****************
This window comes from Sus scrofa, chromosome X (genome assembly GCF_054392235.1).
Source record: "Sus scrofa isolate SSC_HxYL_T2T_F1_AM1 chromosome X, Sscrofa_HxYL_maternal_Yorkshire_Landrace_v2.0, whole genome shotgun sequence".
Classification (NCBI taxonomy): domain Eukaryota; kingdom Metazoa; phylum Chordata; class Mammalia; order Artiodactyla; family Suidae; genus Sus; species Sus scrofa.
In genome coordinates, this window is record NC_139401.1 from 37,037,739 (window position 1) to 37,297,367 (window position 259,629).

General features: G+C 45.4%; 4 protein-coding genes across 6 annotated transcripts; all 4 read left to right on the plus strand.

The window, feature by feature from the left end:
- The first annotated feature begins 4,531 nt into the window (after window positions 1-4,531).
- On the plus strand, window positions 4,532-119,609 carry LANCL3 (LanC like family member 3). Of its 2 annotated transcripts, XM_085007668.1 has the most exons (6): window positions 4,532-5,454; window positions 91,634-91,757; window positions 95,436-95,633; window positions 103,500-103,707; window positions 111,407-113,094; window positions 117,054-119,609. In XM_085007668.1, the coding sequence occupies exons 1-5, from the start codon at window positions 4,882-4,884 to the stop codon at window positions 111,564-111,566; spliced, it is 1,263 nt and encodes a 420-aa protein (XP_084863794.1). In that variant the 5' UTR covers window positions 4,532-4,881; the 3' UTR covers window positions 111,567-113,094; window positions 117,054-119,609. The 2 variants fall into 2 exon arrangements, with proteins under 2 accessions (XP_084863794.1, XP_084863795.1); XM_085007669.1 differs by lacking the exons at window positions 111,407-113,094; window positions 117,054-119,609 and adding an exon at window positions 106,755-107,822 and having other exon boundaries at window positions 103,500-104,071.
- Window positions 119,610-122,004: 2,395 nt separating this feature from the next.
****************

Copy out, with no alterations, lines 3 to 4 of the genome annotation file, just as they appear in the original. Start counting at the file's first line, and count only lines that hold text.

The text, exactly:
Classification (NCBI taxonomy): domain Eukaryota; kingdom Metazoa; phylum Chordata; class Mammalia; order Artiodactyla; family Suidae; genus Sus; species Sus scrofa.
In genome coordinates, this window is record NC_139401.1 from 37,037,739 (window position 1) to 37,297,367 (window position 259,629).